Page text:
Posts Tagged ‘booze’

It’s a funny thing to be, as they say, a carnivore, an omnivore, that unique creature that is as at home eating leaves and seeds and beans and roots as it is feasting off the murder of some creature that once roamed (albeit stupidly) across this great land of ours. The arguments for either side (Vegetarians/Vegans: Animals shouldn’t be hurt, they have feelings too. Carnivore/Omnivore: Screw it, if it bleeds, it’s on my plate) are compelling. But let’s be honest here. The front teeth, the large beaver-like buck teeth and the grinding and masticating molars are pretty much built for veggies. You wouldn’t be able to eat a carrot without them front chompers and you wouldn’t be able to get your nuts and seeds all ground up. It’s just what we’re made for. (now, those pointy teeth, that’s a whole ‘nother bucket of fries. It sure as hell ain’t for eviscerating a lettuce.)

For the longest time, I was of the opinion that dinner was MEAT>VEGGIE>DESSERT. A potato, a salad, a side of peas or spinach and you’re set. As long as you had the meat there. Well, kids, it just ain’t so.

Do you realize, you can eat vegetarian and not even know it?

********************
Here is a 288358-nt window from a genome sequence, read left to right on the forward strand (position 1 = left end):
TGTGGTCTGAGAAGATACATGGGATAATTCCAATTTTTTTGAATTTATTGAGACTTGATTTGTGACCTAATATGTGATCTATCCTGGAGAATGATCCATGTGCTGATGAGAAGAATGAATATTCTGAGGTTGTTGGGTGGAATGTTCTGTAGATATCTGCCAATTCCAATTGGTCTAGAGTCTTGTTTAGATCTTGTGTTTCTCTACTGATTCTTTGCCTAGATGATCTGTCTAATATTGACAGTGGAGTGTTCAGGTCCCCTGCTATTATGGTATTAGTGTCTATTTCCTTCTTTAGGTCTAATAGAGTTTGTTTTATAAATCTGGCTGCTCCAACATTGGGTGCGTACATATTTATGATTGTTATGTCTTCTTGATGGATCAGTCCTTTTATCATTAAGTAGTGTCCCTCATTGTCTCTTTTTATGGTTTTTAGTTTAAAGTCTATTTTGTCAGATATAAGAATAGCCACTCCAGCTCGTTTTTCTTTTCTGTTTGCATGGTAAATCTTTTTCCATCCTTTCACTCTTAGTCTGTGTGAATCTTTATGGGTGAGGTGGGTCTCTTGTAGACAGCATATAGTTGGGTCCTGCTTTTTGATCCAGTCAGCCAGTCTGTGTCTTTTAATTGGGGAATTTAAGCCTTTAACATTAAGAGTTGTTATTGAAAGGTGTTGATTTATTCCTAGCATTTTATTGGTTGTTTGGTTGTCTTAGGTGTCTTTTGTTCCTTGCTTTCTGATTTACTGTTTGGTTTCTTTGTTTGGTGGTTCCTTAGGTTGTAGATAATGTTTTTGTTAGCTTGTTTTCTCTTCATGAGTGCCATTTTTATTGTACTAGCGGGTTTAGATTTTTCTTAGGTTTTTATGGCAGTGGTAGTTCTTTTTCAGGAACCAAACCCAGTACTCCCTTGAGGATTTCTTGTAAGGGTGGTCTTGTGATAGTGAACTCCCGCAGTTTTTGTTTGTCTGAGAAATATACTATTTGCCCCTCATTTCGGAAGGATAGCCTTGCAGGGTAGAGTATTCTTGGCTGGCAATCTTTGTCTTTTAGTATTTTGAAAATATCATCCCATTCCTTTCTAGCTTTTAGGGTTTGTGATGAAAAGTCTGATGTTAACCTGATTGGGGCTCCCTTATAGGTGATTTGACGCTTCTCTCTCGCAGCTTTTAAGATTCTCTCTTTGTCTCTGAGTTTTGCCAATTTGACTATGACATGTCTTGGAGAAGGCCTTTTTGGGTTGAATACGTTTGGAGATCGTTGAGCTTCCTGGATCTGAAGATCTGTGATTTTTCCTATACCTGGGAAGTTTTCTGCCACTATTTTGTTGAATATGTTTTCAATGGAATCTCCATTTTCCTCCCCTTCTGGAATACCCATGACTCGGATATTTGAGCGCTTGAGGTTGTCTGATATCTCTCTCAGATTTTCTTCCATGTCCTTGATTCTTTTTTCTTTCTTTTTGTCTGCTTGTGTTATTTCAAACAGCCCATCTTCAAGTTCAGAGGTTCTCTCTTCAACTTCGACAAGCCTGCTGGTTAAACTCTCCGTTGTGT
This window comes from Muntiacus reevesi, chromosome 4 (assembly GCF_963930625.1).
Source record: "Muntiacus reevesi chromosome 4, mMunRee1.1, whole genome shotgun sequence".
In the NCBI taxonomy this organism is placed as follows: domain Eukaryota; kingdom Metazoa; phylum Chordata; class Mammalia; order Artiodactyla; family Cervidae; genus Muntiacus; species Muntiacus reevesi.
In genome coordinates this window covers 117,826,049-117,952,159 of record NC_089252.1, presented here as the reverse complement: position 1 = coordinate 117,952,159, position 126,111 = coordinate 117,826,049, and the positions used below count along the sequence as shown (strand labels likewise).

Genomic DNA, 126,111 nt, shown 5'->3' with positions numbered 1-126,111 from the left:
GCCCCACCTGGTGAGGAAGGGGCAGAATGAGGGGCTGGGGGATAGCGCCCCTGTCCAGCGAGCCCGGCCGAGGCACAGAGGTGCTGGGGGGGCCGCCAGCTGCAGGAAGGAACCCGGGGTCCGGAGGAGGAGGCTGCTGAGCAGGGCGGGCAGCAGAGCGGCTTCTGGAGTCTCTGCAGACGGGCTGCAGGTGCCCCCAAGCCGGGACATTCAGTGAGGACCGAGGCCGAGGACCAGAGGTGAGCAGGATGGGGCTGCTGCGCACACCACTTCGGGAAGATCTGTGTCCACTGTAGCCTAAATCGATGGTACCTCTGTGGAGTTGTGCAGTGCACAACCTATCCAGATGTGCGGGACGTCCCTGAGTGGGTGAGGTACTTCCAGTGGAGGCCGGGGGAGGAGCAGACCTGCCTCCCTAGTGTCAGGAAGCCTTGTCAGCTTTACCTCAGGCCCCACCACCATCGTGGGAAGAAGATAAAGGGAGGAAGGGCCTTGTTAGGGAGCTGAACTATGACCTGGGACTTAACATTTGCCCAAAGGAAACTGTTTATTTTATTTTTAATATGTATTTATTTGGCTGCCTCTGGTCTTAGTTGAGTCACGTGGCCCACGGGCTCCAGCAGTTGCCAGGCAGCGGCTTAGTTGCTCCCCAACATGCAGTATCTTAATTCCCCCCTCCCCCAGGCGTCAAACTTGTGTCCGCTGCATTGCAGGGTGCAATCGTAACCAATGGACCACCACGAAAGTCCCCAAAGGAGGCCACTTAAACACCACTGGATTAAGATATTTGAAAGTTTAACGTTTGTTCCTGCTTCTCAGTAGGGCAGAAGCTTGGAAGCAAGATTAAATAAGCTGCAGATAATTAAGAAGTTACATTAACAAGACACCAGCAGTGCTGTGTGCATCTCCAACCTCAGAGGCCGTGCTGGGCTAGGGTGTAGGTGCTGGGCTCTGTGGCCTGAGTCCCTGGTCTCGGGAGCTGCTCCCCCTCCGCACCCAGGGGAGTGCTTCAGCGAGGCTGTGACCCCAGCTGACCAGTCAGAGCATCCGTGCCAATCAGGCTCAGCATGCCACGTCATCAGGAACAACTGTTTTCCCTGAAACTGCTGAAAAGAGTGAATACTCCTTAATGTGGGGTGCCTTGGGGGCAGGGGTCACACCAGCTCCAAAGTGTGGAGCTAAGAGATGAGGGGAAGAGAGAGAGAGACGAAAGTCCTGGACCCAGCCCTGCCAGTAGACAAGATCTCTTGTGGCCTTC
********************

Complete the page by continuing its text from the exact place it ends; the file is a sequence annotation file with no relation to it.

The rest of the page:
Let’s say you make spaghetti. You whip open a box of pasta and a jar of spaghetti sauce. Boil pasta, heat sauce. Plop it on a plate and look at that. No meat touched that plate (that all changes once you throw your pound and a half of unverified ground beef into the pot, but I digress). That is just one example. There is an infinitude of awesome food that you can make that’s vegetarian, hearty and you’ll never even notice that you haven’t eaten a bite of meat.

Take for example tonight. Hannah and I had creamed mushrooms on toast and a half a bottle of a really nice wine. The only animal product came from the butter and the cream, and since we know exactly where those came from, we know the animals weren’t harmed in any way and they live happy lives. We can be proud of that.  Me?  I’m full and ready to pass out to some Doctor Who.  David Tennant will always be The Doctor for me.

But the best recipe we have for a meal that we constantly go back to, week after week, month after month is Chana Masala from Molly Wizenberg.  Absolutely fantastic.  You have onions, and tomatoes (and if you can get the San Marzano ones on sale, please do.  Lordawmighty. We also like Muir Glen Fire Roasted, diced tomatoes) and chickpeas and the only animal product that is in this meal is the post cooking addition of sour cream or yogurt if you are so inclined (which I am, thank you very much) – if you’re a vegan, or partial to abusing the acidic properties of ingredients (which Hannah is, thank you very much) a squeeze from a lemon wedge is just fine too (or so she says). Add a Brooklyn Lager to that meal and an awesome Astoria Pita, and you will eat until your guts burst and you pass out from pure and utter simplistic bliss.